Baku may still sport all the signs of energy wealth, but, after an almost decade-long boom, the International Monetary Fund is cautioning that Azerbaijan’s oil sector no longer has enough muscle to power economic growth alone.
In a May 13 report, the International Monetary Fund (IMF) forecasts that an estimated 10-percent decline in the oil sector will cause Azerbaijan’s 2010 economic growth to shrink to 2.7 percent – a decline of more than threefold compared with 2009, when the economy expanded at a 9.3-percent rate. Oil production, broadsided by lower world prices and demand, will expand by a mere 1.2 percent, according to the IMF.
“Given that oil production will no longer be the main source of growth, there is an urgent need to accelerate economic diversification,” the IMF wrote.
Non-oil sectors have not yet demonstrated robust growth. Last year, the growth rate in non-energy related sectors decreased from 16 percent in 2008 to a 3 percent.
To counter the downward slide, the IMF called on President Ilham Aliyev’s administration to encourage the private sector “through trade facilitation, tax and customs modernization, and reducing monopolies.” It also cautioned the government not to dip into its $16.2-billion-State Oil Fund to make up for lost economic growth.
The government has not commented on the findings yet. But at an April 15 cabinet meeting, President Aliyev maintained that Azerbaijan, despite a global economic recession, is still “demonstrating stable growth.”
Arif Valiyev, chairman of the State Statistics Committee, echoed that line. “GDP growth during the first four months [of 2010] was 5 percent year-to-year,” he said, adding that growth also occurred in the non-oil sector. He did not provide a figure, however.
Valiyev claimed that overall foreign investments – transactions traditionally centered on the energy sector -- increased by 67 percent during the first third of 2010, in comparison to the same period during the previous year.
Even as it touts its economic performance, Baku also appears to be looking for a helping hand from international financial institutions. Speaking on May 19 to the executive directors of the European Bank for Reconstruction and Development, Economic Development Minister Shahin Mustafayev asked for the Bank “to play an active role in support of the private sector in Azerbaijan.” Nine of the London-based bank's 23 executive directors are expected to visit Azerbaijan on May 31, the Ministry of Economic Development reported.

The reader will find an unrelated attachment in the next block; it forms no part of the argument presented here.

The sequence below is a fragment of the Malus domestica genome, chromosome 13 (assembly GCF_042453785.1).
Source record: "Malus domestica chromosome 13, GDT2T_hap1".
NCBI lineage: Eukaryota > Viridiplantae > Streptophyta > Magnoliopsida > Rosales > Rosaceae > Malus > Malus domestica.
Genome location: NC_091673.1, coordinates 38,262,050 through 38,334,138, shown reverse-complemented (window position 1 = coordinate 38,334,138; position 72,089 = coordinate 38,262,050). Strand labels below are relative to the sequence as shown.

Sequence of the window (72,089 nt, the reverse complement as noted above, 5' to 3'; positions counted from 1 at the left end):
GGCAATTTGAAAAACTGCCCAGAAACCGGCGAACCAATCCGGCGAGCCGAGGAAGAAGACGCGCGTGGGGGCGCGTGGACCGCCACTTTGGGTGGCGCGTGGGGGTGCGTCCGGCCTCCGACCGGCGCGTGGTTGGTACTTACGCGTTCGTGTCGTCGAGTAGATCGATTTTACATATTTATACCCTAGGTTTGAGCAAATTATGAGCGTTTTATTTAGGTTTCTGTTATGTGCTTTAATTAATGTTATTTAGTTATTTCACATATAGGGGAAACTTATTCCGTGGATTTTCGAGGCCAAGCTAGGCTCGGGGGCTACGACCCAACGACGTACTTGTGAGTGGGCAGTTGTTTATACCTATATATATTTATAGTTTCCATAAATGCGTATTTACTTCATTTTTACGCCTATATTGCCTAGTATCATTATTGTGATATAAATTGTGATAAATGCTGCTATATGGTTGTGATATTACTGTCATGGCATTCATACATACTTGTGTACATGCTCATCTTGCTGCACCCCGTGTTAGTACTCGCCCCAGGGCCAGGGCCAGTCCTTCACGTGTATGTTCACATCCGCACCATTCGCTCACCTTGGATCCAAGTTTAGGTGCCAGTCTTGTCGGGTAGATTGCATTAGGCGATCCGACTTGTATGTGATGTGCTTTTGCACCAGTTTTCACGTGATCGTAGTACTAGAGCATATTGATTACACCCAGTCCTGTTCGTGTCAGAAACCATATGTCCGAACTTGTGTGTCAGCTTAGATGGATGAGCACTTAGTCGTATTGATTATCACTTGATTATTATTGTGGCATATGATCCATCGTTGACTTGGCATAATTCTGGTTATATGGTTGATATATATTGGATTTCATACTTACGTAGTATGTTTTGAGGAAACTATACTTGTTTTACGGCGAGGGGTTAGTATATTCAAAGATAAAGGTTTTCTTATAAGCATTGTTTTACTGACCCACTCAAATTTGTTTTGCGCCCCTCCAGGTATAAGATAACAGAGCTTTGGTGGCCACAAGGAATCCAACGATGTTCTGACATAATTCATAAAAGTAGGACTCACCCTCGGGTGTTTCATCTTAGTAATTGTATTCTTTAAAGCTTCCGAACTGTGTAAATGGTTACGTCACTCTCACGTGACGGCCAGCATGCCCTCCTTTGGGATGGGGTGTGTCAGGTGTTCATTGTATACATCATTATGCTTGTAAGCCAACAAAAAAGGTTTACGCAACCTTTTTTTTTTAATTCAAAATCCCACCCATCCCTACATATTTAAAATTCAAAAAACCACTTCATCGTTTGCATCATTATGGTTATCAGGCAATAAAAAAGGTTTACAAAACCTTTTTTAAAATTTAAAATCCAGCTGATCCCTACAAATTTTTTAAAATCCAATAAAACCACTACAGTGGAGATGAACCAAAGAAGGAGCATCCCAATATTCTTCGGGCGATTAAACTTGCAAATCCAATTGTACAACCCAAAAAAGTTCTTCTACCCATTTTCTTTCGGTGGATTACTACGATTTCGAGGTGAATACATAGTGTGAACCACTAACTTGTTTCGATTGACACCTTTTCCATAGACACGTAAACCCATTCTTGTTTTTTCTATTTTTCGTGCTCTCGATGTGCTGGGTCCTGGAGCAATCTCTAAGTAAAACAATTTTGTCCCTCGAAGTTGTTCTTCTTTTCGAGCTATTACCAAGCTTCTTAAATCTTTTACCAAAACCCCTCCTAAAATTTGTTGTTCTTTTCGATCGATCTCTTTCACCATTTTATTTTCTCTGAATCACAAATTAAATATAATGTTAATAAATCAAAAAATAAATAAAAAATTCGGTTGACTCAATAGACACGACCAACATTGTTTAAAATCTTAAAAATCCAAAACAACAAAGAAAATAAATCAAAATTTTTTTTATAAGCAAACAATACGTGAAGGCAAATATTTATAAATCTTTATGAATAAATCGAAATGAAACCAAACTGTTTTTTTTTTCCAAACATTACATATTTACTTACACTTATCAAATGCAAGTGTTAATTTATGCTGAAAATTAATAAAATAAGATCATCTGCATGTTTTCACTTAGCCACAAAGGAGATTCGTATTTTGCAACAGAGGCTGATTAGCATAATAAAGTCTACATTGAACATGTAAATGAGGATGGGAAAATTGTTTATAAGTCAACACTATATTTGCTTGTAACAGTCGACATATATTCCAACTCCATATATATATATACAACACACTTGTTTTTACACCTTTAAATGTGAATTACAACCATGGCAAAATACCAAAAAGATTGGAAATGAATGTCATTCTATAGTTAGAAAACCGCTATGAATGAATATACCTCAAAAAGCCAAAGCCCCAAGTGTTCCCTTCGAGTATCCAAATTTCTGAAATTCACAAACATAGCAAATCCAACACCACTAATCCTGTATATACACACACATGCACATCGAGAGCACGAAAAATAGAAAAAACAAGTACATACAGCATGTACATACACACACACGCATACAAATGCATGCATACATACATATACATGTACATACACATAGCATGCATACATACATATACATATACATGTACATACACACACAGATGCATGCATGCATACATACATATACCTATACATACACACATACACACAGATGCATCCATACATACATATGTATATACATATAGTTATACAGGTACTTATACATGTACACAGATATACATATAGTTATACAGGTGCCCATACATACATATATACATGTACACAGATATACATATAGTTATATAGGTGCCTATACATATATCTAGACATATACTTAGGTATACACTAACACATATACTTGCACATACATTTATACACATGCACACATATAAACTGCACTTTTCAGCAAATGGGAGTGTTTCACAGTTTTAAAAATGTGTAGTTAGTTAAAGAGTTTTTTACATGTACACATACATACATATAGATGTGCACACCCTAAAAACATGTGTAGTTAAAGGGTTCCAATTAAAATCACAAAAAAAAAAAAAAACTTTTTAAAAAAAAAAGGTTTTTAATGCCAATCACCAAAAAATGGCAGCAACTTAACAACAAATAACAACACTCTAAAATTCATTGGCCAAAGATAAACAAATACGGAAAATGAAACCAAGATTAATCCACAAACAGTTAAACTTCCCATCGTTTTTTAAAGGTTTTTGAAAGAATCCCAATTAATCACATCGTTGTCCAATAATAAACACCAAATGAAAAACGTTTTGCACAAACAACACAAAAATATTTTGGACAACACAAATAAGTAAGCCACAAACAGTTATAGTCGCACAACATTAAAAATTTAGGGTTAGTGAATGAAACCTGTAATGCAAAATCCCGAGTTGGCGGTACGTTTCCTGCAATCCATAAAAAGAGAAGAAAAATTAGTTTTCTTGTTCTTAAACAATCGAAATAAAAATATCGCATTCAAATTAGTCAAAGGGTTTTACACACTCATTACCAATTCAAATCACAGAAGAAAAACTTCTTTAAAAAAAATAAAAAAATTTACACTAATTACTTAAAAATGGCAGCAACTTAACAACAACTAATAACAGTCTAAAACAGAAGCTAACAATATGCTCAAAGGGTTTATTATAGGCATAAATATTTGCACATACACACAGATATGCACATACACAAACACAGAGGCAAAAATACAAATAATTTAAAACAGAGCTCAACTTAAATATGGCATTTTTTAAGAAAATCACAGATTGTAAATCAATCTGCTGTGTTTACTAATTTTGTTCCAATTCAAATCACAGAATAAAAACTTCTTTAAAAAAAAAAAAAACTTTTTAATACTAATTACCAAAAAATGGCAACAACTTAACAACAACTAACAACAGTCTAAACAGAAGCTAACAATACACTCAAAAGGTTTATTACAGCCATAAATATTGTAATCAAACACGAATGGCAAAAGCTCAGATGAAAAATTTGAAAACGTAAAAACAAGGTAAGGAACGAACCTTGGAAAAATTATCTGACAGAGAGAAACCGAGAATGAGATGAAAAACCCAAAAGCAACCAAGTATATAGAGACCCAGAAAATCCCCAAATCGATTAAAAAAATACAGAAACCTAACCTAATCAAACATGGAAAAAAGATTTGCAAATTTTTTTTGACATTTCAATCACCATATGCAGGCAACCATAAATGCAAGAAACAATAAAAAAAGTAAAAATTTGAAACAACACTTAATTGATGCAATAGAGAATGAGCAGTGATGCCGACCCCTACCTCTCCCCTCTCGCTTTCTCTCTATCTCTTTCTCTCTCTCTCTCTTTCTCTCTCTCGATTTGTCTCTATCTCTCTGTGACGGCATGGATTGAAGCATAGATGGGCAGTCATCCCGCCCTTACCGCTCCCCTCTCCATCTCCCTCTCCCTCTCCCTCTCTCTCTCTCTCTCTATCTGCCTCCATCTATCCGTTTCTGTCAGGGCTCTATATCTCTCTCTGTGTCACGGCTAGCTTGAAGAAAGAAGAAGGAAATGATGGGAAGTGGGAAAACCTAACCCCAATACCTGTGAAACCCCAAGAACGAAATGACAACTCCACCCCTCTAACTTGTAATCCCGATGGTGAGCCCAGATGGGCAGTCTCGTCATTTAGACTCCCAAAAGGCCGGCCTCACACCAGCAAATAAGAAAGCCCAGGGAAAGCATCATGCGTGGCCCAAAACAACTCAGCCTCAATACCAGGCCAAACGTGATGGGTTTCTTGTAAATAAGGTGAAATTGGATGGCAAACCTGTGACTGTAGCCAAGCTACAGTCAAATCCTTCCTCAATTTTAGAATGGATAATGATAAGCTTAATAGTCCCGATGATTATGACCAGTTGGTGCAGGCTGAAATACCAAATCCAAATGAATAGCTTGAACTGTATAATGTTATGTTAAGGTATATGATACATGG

Independent economic experts in Baku echo the IMF warnings. They don’t believe Azerbaijan’s non-oil sector can offset slowing energy revenues anytime soon.
The government has promoted development of the regions, telecommunications, tourism and small and medium businesses to balance the energy sector, but non-oil exports “still make up only 5 percent of Azerbaijan’s overall exports,” noted Rasim Huseynov, deputy chairman of the non-governmental Center for Economic Research.
President Aliyev has touted a new shipbuilding plant and new telecommunications projects to show that the government has its eye on non-oil sectors, and has signed a decree on reducing the number of inspections of private businesses. Aliyev also fell back on stop-gap measures such as an increase in state wages – he did not specify the amount.
The head of one Baku think-tank, though, projects that these efforts will not be enough to make up the difference in lost oil revenue. Azerbaijan may experience a recession starting in 2011, predicted Zohrab Ismayil of the Public Association for Assistance to a Free Economy.
The Center for Economic Research’s Huseynov agreed. With the oil sector accounting for more than half of Azerbaijan’s economy, “neither in 2010, nor in later years, can the non-oil sector compensate for these [declining revenue] levels, Huseynov said.
Shahin Abbasov is a freelance correspondent based in Baku. He is also a board member of the Open Society Institute-Azerbaijan.